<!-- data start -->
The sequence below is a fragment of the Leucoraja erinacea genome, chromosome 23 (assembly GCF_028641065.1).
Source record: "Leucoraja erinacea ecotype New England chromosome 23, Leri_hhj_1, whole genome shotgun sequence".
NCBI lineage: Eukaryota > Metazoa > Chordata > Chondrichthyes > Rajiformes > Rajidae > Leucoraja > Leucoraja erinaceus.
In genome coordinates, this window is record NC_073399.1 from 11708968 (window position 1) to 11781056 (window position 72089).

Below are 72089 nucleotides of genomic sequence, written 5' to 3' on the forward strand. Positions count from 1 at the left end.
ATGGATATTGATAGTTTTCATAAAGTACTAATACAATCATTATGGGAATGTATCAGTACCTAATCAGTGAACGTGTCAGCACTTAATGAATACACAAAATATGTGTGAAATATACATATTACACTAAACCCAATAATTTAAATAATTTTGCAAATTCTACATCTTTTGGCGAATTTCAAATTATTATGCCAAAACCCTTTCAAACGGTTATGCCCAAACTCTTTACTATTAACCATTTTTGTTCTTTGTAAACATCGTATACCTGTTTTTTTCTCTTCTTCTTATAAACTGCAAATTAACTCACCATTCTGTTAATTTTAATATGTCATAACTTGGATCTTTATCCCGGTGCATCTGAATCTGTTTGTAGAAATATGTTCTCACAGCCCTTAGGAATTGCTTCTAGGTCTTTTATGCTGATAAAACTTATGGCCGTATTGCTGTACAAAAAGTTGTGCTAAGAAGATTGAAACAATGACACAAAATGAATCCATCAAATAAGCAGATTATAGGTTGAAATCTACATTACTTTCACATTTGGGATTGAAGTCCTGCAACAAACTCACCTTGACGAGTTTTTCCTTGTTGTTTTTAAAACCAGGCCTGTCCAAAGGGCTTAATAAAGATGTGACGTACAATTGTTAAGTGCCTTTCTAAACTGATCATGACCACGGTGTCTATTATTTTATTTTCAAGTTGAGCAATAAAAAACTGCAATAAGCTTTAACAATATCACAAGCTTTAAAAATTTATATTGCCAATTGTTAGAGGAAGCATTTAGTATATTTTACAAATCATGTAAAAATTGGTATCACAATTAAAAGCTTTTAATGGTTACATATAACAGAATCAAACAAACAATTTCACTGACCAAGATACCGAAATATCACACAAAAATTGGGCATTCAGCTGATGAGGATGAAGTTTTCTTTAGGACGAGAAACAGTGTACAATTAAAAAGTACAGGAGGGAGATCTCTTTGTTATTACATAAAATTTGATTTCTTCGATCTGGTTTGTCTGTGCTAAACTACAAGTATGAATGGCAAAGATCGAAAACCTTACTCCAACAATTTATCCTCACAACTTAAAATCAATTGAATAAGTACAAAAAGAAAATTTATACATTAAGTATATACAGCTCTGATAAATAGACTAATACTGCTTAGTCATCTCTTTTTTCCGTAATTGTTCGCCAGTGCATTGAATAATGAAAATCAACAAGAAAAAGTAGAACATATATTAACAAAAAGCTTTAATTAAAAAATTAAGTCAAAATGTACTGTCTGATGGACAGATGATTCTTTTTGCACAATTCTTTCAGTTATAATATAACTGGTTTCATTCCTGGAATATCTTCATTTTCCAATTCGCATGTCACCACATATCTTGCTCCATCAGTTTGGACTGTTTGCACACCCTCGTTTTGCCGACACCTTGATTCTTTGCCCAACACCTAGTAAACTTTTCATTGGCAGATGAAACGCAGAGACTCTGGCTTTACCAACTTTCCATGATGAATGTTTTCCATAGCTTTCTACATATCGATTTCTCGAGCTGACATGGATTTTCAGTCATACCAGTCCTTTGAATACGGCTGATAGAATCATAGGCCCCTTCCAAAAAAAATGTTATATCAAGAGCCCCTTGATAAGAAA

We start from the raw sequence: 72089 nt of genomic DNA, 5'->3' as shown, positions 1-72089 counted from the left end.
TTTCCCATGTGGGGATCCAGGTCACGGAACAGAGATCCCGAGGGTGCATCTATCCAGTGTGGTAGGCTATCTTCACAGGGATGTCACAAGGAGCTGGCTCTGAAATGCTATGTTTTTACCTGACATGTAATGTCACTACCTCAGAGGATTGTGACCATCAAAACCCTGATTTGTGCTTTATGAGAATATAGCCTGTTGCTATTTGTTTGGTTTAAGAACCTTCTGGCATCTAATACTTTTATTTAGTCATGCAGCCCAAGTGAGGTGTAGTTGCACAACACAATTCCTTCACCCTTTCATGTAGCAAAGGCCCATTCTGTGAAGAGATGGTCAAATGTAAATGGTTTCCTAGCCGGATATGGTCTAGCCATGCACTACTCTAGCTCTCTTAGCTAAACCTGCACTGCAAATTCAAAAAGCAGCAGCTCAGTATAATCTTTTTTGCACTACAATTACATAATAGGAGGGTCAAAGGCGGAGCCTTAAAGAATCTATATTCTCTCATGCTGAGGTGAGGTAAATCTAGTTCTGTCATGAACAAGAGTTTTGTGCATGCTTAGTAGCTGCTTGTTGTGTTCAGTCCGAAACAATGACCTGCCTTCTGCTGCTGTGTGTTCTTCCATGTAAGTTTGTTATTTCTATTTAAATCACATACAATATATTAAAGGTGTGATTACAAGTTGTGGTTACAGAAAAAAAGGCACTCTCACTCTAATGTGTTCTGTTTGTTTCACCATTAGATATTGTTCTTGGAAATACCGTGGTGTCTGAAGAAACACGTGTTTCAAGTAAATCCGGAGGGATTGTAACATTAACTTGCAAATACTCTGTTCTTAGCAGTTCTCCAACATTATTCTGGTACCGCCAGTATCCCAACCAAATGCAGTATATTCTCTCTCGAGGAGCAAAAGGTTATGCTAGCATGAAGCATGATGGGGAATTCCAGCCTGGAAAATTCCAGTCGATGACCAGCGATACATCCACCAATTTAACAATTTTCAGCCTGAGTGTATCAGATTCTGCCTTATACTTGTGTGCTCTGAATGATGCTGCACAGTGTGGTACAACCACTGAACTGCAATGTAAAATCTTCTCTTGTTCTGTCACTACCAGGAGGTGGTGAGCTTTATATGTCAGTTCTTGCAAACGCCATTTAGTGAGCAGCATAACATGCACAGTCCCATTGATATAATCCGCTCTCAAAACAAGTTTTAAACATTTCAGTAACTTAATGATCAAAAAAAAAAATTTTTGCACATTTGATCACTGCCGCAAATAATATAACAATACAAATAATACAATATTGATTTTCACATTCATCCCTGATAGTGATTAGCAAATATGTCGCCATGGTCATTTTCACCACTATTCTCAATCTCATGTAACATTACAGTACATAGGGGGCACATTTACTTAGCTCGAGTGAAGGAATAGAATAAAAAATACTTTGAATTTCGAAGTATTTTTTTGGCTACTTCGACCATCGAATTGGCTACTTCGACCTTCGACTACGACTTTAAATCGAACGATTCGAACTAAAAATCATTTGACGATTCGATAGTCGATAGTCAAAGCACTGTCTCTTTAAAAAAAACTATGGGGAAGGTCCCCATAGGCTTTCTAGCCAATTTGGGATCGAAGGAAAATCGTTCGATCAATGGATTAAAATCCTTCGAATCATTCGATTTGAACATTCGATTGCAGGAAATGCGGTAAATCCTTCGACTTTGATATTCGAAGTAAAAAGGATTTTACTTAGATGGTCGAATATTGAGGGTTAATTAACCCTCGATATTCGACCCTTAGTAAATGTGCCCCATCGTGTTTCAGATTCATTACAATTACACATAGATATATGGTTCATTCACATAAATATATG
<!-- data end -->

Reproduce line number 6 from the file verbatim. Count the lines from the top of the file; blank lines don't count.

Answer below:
ATGGATATTGATAGTTTTCATAAAGTACTAATACAATCATTATGGGAATGTATCAGTACCTAATCAGTGAACGTGTCAGCACTTAATGAATACACAAAATATGTGTGAAATATACATATTACACTAAACCCAATAATTTAAATAATTTTGCAAATTCTACATCTTTTGGCGAATTTCAAATTATTATGCCAAAACCCTTTCAAACGGTTATGCCCAAACTCTTTACTATTAACCATTTTTGTTCTTTGTAAACATCGTATACCTGTTTTTTTCTCTTCTTCTTATAAACTGCAAATTAACTCACCATTCTGTTAATTTTAATATGTCATAACTTGGATCTTTATCCCGGTGCATCTGAATCTGTTTGTAGAAATATGTTCTCACAGCCCTTAGGAATTGCTTCTAGGTCTTTTATGCTGATAAAACTTATGGCCGTATTGCTGTACAAAAAGTTGTGCTAAGAAGATTGAAACAATGACACAAAATGAATCCATCAAATAAGCAGATTATAGGTTGAAATCTACATTACTTTCACATTTGGGATTGAAGTCCTGCAACAAACTCACCTTGACGAGTTTTTCCTTGTTGTTTTTAAAACCAGGCCTGTCCAAAGGGCTTAATAAAGATGTGACGTACAATTGTTAAGTGCCTTTCTAAACTGATCATGACCACGGTGTCTATTATTTTATTTTCAAGTTGAGCAATAAAAAACTGCAATAAGCTTTAACAATATCACAAGCTTTAAAAATTTATATTGCCAATTGTTAGAGGAAGCATTTAGTATATTTTACAAATCATGTAAAAATTGGTATCACAATTAAAAGCTTTTAATGGTTACATATAACAGAATCAAACAAACAATTTCACTGACCAAGATACCGAAATATCACACAAAAATTGGGCATTCAGCTGATGAGGATGAAGTTTTCTTTAGGACGAGAAACAGTGTACAATTAAAAAGTACAGGAGGGAGATCTCTTTGTTATTACATAAAATTTGATTTCTTCGATCTGGTTTGTCTGTGCTAAACTACAAGTATGAATGGCAAAGATCGAAAACCTTACTCCAACAATTTATCCTCACAACTTAAAATCAATTGAATAAGTACAAAAAGAAAATTTATACATTAAGTATATACAGCTCTGATAAATAGACTAATACTGCTTAGTCATCTCTTTTTTCCGTAATTGTTCGCCAGTGCATTGAATAATGAAAATCAACAAGAAAAAGTAGAACATATATTAACAAAAAGCTTTAATTAAAAAATTAAGTCAAAATGTACTGTCTGATGGACAGATGATTCTTTTTGCACAATTCTTTCAGTTATAATATAACTGGTTTCATTCCTGGAATATCTTCATTTTCCAATTCGCATGTCACCACATATCTTGCTCCATCAGTTTGGACTGTTTGCACACCCTCGTTTTGCCGACACCTTGATTCTTTGCCCAACACCTAGTAAACTTTTCATTGGCAGATGAAACGCAGAGACTCTGGCTTTACCAACTTTCCATGATGAATGTTTTCCATAGCTTTCTACATATCGATTTCTCGAGCTGACATGGATTTTCAGTCATACCAGTCCTTTGAATACGGCTGATAGAATCATAGGCCCCTTCCAAAAAAAATGTTATATCAAGAGCCCCTTGATAAGAAA